Privacy. Security. Justice. Equity. Accessibility.
If you mentioned these words to pretty much anyone, they would probably all agree that they were important. But, ask them what they mean and, depending on whom you ask, you are likely to get several different answers.
I think the same is true of personalization in customer experience (CX).
If you ask marketers, almost all of them report that personalization positively impacts customer relationships and, when done well, drives improvement in customer satisfaction, engagement and acquisition as well as increased revenue and retention.
The same is true of customers, with around 90% reporting that they find marketing personalization very or somewhat appealing. A similar number reports they are more likely to shop with brands that provide relevant offers and recommendations.
These findings are all echoed in NTT’s 2021 Global Customer Experience Benchmarking Report. But, the report warns that “organizations and consumers have different views of what personalization means”, with consumers saying that personalization is “not about how well the organization knows them, but how well the organization is listening to them, and how efficiently and effectively they respond to needs.”
The NTT report goes on to say that “Consumers are more interested in being able to choose how they engage with organizations – and having those choices respected – than receiving what organizations think are helpful reminders, or proactive offerings in an attempt to upsell or cross-sell to them. They’re also wary about sharing personal data so companies can send them personalized information.”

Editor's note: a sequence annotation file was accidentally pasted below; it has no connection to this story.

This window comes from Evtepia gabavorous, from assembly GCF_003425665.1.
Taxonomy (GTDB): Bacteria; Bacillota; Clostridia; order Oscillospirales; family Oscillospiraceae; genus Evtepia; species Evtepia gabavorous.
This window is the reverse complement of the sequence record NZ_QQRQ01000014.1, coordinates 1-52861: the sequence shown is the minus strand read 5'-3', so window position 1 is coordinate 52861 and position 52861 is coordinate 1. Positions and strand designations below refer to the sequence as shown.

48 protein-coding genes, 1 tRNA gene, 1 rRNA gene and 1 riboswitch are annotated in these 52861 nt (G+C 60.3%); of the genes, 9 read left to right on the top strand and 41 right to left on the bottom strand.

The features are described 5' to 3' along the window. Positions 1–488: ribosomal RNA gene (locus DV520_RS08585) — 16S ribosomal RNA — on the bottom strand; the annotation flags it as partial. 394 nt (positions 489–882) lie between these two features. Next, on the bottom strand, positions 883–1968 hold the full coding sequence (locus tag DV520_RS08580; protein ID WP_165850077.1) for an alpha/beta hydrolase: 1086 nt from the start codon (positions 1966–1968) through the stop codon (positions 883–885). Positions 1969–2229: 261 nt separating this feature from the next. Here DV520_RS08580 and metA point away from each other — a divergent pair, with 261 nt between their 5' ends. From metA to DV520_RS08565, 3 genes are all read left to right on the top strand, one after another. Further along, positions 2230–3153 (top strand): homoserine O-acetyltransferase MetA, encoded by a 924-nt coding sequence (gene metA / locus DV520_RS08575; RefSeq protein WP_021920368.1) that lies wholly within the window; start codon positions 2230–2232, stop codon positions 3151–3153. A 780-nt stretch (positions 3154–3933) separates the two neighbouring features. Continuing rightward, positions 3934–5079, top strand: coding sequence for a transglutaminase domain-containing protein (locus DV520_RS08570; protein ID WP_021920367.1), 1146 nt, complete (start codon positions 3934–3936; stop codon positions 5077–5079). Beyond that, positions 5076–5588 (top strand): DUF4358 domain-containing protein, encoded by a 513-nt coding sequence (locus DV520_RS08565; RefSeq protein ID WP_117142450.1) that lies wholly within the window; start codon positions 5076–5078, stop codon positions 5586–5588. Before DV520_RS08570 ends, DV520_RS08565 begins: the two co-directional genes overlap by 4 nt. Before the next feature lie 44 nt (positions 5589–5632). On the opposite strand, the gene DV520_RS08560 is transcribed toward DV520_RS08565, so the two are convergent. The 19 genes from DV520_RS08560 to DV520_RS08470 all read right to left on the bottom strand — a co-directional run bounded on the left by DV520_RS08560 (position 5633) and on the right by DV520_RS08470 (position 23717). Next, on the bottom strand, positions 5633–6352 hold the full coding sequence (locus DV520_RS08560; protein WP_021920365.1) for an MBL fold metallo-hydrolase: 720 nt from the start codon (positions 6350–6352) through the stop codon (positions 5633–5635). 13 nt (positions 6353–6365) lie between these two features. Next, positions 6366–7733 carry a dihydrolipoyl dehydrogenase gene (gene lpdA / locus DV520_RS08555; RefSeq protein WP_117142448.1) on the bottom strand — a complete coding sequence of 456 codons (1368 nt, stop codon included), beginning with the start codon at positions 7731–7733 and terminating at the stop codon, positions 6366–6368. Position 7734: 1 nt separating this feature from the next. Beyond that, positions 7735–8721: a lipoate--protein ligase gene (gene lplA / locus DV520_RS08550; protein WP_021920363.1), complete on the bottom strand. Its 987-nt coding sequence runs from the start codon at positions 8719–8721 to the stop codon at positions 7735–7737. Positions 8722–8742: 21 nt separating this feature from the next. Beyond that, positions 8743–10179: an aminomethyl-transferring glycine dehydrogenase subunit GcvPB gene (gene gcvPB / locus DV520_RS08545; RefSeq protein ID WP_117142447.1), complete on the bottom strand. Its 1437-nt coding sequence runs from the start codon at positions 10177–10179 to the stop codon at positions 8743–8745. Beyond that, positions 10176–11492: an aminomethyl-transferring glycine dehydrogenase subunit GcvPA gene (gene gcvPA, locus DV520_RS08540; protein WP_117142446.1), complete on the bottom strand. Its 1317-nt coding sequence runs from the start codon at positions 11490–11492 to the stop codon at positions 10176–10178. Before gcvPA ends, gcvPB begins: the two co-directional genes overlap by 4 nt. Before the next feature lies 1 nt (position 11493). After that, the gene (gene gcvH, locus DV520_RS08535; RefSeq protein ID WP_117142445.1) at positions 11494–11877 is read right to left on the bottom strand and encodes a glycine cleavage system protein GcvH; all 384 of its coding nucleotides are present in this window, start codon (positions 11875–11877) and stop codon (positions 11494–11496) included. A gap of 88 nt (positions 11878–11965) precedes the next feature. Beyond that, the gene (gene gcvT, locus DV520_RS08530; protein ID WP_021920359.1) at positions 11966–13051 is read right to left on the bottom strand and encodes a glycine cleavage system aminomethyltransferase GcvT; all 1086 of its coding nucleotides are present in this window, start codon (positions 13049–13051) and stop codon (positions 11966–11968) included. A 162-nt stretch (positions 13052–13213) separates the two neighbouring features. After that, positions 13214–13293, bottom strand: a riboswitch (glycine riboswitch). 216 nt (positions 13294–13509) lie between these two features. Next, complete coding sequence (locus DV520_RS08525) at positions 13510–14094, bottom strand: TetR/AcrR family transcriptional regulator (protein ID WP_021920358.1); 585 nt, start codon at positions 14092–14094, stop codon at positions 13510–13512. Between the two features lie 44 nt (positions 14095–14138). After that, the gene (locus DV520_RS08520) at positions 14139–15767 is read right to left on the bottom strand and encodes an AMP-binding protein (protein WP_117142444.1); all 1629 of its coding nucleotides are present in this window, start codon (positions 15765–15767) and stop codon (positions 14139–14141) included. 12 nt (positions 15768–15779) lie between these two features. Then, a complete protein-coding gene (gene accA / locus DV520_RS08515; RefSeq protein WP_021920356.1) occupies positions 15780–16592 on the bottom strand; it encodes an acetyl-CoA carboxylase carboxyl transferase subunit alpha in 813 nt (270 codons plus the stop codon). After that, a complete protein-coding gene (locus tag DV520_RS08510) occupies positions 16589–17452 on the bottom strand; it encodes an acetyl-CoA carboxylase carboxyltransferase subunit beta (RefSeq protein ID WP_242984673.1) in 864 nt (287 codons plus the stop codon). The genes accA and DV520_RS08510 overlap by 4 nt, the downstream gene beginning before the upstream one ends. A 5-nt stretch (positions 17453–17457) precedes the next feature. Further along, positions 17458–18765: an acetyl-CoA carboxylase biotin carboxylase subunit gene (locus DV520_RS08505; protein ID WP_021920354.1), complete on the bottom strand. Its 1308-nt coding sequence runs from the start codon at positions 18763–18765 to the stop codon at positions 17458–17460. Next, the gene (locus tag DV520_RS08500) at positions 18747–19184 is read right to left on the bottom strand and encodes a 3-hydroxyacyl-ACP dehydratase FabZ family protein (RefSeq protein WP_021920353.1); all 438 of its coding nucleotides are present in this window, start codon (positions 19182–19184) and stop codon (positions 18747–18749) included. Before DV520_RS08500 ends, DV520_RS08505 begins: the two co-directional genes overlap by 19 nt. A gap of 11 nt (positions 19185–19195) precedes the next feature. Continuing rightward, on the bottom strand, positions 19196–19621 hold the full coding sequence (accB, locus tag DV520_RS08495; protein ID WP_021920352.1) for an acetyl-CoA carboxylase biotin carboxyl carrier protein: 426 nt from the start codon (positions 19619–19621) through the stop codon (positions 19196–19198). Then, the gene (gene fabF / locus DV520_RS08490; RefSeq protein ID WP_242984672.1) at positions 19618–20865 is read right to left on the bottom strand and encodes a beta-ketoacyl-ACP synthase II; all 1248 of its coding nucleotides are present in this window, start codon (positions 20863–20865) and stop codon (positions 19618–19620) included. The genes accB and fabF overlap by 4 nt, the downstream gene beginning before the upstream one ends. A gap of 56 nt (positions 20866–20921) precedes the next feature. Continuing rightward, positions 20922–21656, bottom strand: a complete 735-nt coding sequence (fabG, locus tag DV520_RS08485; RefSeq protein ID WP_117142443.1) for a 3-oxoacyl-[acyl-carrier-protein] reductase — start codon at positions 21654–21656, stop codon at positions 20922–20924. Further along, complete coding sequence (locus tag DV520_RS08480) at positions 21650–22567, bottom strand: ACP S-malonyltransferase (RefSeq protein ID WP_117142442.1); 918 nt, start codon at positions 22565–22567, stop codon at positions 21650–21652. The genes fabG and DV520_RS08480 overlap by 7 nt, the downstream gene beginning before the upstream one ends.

So, while there might be an acknowledgement of the importance of personalization on both sides, there seems to be a lack of a shared understanding of what personalization really means.
Much of this misunderstanding can be attributed to the quality of data that brands have on customers. According to a Harris Poll survey on Customer Experience Gaps, sponsored by Redpoint Global, it found that 51% of U.S. consumers say “brands are failing to personalize their experiences because data they have on them is not accurate or up-to-date.”
Given these personalization and data accuracy issues, marketers would do well to work harder and go further to build a deeper understanding of their customers, their preferences and what a personalized experience means for them.
That will require them not only to collect more data. But also to seek out better data.
Squaring these two things is not hard and can be solved by the marketers that are willing to get out from behind their desks and to go out and talk to customers.
For the willing, they should start with questions like:
- What does personalization mean to you?
- What are your preferences around data and security?
- Which pieces of personal information are you happy for us to use?
- Are you happy for us to use your data to allow us to be more proactive?
- Are you happy to self serve?
- Do you want to be able to speak to somebody when you contact us?
Asking those questions will allow them to collect up to date and accurate as well as meaningful data around different customers and their preferences surrounding privacy, marketing campaigns, customer choice, data protection and security.
Moreover, acting on this new data is likely to show customers that some brands are listening. They, in turn, will likely reward them with their custom.
However, for those unwilling marketers, there is a danger that they’ll still be talking about personalization next year and how important it is but will be no further forward in understanding what it is or means to their customers.